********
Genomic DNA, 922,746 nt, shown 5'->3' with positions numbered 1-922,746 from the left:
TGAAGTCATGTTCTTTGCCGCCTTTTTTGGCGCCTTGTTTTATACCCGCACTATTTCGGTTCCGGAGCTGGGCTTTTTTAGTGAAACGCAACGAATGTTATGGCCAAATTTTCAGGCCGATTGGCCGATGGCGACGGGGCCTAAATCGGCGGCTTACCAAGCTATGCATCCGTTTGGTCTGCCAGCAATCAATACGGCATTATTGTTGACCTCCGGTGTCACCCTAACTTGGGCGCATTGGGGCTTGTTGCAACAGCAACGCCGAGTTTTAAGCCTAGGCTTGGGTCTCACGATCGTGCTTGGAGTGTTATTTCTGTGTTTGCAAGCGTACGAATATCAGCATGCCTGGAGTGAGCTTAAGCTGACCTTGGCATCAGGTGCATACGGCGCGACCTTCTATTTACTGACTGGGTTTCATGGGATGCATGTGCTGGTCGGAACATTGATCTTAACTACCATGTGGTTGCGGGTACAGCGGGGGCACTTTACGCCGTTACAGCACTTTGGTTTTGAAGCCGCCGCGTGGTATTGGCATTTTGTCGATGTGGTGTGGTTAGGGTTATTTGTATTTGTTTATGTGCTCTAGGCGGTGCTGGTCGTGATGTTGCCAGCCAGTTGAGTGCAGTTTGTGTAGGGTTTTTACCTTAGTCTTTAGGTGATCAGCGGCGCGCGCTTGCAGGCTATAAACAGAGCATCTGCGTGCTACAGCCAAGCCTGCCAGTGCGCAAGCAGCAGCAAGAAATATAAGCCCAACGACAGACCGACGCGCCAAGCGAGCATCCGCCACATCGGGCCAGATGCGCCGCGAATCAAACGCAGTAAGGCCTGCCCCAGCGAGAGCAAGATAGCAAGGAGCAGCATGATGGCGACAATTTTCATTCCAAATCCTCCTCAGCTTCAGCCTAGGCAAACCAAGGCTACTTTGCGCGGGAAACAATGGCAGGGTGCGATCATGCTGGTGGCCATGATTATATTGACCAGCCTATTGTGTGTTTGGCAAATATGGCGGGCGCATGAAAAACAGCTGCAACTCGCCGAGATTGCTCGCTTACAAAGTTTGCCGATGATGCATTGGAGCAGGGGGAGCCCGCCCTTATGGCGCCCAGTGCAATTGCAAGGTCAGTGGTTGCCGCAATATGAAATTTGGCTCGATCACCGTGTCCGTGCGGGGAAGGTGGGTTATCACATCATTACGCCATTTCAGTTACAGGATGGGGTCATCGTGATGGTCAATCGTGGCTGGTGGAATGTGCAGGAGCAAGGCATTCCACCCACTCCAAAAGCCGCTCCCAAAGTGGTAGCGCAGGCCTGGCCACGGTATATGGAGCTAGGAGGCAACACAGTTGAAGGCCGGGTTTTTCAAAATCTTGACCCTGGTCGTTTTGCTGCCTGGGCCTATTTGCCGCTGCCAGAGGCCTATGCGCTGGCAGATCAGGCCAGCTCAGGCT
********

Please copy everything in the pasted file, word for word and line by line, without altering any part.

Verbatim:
Genomic DNA, 922,746 nt, shown 5'->3' with positions numbered 1-922,746 from the left:
TGAAGTCATGTTCTTTGCCGCCTTTTTTGGCGCCTTGTTTTATACCCGCACTATTTCGGTTCCGGAGCTGGGCTTTTTTAGTGAAACGCAACGAATGTTATGGCCAAATTTTCAGGCCGATTGGCCGATGGCGACGGGGCCTAAATCGGCGGCTTACCAAGCTATGCATCCGTTTGGTCTGCCAGCAATCAATACGGCATTATTGTTGACCTCCGGTGTCACCCTAACTTGGGCGCATTGGGGCTTGTTGCAACAGCAACGCCGAGTTTTAAGCCTAGGCTTGGGTCTCACGATCGTGCTTGGAGTGTTATTTCTGTGTTTGCAAGCGTACGAATATCAGCATGCCTGGAGTGAGCTTAAGCTGACCTTGGCATCAGGTGCATACGGCGCGACCTTCTATTTACTGACTGGGTTTCATGGGATGCATGTGCTGGTCGGAACATTGATCTTAACTACCATGTGGTTGCGGGTACAGCGGGGGCACTTTACGCCGTTACAGCACTTTGGTTTTGAAGCCGCCGCGTGGTATTGGCATTTTGTCGATGTGGTGTGGTTAGGGTTATTTGTATTTGTTTATGTGCTCTAGGCGGTGCTGGTCGTGATGTTGCCAGCCAGTTGAGTGCAGTTTGTGTAGGGTTTTTACCTTAGTCTTTAGGTGATCAGCGGCGCGCGCTTGCAGGCTATAAACAGAGCATCTGCGTGCTACAGCCAAGCCTGCCAGTGCGCAAGCAGCAGCAAGAAATATAAGCCCAACGACAGACCGACGCGCCAAGCGAGCATCCGCCACATCGGGCCAGATGCGCCGCGAATCAAACGCAGTAAGGCCTGCCCCAGCGAGAGCAAGATAGCAAGGAGCAGCATGATGGCGACAATTTTCATTCCAAATCCTCCTCAGCTTCAGCCTAGGCAAACCAAGGCTACTTTGCGCGGGAAACAATGGCAGGGTGCGATCATGCTGGTGGCCATGATTATATTGACCAGCCTATTGTGTGTTTGGCAAATATGGCGGGCGCATGAAAAACAGCTGCAACTCGCCGAGATTGCTCGCTTACAAAGTTTGCCGATGATGCATTGGAGCAGGGGGAGCCCGCCCTTATGGCGCCCAGTGCAATTGCAAGGTCAGTGGTTGCCGCAATATGAAATTTGGCTCGATCACCGTGTCCGTGCGGGGAAGGTGGGTTATCACATCATTACGCCATTTCAGTTACAGGATGGGGTCATCGTGATGGTCAATCGTGGCTGGTGGAATGTGCAGGAGCAAGGCATTCCACCCACTCCAAAAGCCGCTCCCAAAGTGGTAGCGCAGGCCTGGCCACGGTATATGGAGCTAGGAGGCAACACAGTTGAAGGCCGGGTTTTTCAAAATCTTGACCCTGGTCGTTTTGCTGCCTGGGCCTATTTGCCGCTGCCAGAGGCCTATGCGCTGGCAGATCAGGCCAGCTCAGGCT